14 June 2024
Talk to me coming to UK on 28th July

Film Review – Talk To Me (2022)

Talk To Me will be in UK Cinemas 28th July from Altitude Films
We’ve probably all done it. Got together with some friends to dabble in the supernatural, courtesy of a Ouija board or similar. That’s essentially the idea driving Michael and Danny Philippou’s feature debut, Talk To Me, a slow burn horror with the TikTok generation in its sights.

The self-confessed horror fans from Australia came to filmmaking via their wildly successful YouTube channel, RakkaRakka and along the way were part of the crew for their home country’s best-known horror, The Babadook. The experience has clearly stayed with them in the best possible sense. The increasingly disturbing events all start with an inexplicable and bloody suicide at a party. A subsequent get-together, with much the same guests, sees Mia (Sophie Wilde) and her surrogate younger brother Riley (Joe Bird) tag along, but the reason everybody’s there isn’t the usual combo of sex, drugs and drink. A severed hand, embalmed, encased in ceramic and apparently from a powerful medium, allows anybody who dares to contact the dead with the phrase “Talk to me.” “I let you in” results in full possession which can only last for 90 seconds, so that the supernatural being doesn’t stay around for good. It’s not long before somebody goes over the limit.

The possessions are the latest thing on social media – each one is surrounded by the lights from multiple camera phones. They’re the foundation of the film and where it’s at its most absorbing. The Philippous don’t go in for jump scares: instead, they concentrate on escalating creepiness, punctuated with unsettling details: the possessed all have huge, pitch black eyes, as devoid of life and feeling as you can get. If the film’s trying to say something about youth culture, it doesn’t go too deep, but the discomfort that goes with those possession scenes is more than compensation.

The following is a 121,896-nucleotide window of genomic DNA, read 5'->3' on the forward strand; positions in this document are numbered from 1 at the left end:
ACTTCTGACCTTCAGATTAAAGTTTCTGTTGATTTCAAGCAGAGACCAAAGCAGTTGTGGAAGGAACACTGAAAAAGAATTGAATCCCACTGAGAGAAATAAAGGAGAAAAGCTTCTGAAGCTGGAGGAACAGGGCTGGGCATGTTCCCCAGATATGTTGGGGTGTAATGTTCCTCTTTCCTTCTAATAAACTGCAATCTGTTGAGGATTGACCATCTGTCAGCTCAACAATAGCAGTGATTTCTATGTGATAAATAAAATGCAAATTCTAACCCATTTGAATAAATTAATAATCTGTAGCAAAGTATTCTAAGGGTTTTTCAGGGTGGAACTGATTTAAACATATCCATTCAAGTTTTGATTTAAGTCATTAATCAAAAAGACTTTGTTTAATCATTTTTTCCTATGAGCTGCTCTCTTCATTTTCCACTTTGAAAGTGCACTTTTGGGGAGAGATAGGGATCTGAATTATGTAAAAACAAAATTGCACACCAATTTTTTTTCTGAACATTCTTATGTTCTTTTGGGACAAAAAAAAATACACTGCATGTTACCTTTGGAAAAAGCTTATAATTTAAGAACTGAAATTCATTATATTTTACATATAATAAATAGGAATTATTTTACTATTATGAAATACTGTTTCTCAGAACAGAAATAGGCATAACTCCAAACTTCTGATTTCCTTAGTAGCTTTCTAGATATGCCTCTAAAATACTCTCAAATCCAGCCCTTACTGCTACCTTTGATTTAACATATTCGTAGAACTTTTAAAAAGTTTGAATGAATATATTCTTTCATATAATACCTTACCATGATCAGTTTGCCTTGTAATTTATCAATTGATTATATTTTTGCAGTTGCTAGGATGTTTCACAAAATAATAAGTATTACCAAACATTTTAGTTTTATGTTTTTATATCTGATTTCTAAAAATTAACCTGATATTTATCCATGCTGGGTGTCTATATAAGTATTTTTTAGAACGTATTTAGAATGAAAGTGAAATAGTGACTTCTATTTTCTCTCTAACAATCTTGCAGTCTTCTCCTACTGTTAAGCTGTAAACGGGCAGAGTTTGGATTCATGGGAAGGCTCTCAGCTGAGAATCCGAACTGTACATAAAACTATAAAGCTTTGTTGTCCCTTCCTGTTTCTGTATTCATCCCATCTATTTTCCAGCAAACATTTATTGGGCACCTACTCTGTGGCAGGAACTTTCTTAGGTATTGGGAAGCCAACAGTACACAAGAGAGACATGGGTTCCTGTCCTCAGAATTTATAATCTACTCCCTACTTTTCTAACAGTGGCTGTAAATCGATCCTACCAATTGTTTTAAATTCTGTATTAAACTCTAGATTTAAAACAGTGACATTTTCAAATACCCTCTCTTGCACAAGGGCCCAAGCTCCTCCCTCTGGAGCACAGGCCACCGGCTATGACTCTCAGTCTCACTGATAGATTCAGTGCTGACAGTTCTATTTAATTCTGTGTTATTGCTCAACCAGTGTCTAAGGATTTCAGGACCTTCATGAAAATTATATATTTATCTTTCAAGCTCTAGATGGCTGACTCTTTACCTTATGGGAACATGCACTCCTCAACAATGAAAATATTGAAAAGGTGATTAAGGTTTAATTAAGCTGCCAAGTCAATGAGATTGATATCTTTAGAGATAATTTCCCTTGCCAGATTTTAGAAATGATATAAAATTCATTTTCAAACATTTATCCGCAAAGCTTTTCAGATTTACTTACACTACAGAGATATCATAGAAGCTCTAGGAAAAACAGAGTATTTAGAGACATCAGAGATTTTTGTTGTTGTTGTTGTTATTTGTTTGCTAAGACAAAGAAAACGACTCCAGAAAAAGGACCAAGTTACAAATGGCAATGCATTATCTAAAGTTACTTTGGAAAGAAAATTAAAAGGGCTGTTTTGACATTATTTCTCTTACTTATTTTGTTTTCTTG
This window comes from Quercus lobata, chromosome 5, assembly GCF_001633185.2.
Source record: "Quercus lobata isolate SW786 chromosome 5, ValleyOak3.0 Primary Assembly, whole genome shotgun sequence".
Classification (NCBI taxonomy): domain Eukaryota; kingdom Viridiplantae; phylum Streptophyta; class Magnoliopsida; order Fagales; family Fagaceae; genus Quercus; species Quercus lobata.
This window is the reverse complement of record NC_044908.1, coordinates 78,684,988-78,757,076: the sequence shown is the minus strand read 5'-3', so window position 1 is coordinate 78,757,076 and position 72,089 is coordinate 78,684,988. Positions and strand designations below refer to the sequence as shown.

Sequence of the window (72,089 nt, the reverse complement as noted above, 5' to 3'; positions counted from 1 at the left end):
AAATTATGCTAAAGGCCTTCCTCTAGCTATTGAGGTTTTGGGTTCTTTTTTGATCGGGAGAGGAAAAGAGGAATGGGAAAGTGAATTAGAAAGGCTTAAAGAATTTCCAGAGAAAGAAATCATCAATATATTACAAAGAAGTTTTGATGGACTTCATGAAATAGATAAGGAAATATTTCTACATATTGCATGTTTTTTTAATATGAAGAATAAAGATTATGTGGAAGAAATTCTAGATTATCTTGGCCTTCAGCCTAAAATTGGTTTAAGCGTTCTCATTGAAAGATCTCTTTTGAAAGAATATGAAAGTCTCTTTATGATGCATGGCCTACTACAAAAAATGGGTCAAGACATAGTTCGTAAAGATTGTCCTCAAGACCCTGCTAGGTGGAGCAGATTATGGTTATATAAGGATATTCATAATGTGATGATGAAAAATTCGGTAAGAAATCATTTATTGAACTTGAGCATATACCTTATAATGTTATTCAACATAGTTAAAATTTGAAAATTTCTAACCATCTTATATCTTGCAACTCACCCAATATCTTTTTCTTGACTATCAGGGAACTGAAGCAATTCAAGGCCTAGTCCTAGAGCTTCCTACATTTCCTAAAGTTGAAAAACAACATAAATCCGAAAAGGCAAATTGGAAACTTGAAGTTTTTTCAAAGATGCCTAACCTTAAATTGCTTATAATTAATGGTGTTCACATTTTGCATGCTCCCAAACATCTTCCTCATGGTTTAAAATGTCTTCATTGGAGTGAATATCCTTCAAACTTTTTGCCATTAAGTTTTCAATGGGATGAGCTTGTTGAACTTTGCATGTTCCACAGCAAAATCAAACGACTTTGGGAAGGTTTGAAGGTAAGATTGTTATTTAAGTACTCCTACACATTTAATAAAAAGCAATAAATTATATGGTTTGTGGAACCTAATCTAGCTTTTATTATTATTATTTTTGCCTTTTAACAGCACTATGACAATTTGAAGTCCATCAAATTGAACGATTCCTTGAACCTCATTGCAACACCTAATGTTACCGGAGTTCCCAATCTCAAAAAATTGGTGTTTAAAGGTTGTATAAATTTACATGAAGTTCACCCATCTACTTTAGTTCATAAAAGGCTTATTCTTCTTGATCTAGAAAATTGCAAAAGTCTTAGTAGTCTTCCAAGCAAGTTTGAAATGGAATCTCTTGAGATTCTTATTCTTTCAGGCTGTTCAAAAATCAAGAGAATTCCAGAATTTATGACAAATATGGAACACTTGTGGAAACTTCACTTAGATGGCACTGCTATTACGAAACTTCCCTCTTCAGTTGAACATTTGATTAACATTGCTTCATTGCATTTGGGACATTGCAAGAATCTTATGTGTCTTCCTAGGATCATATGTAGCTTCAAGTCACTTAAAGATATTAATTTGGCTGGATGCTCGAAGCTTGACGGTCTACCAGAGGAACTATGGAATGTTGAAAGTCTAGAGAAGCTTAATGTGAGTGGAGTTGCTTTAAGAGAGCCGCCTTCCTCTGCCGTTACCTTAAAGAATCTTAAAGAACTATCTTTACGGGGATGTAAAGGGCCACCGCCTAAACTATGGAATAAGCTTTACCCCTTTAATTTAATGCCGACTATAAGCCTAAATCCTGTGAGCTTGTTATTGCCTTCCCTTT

Aside from the thrills, Talk To Me impresses on other levels. The eye-catching camera work leading up to the suicide in the opening sequence tracks through a packed party, following a young man shouting in an attempt to find his brother. His voice is nearly drowned out by the thudding music, at which point you’ve started holding on to your seat and you’re unlikely to let go. Sound is clearly a crucial element in the Philippou landscape with some deliciously creepy sound design and a powerful score from Cornel Wilczek. The conclusion of the story may be overly frantic, but the film keeps a firm grip on its underlying themes of grief and guilt. Yet again, horror proves itself to be the most flexible of genres for examining so many issues.

With the exception of The Babadook, Australia isn’t usually seen as a home of great horror, opting for gritty thrillers and modern westerns instead. But Michael and Danny Philippou look set to change all that with their mix of pop culture and good old fashioned scares. And we say bring it on!


Horror | Australia, 2023 | 15 | Cinema | 28th July 2023 (UK) | Altitude Films | Dir: Michael and Danny Philippou | Sophie Wilde, Joe Bird, Alexandra Jensen, Otis Dhanji, Miranda Otto, Zoe Terakes, Chris Alosio, Marcus Johnson

This review is a repost of our Sundance London 2023 review | original review can be found here.

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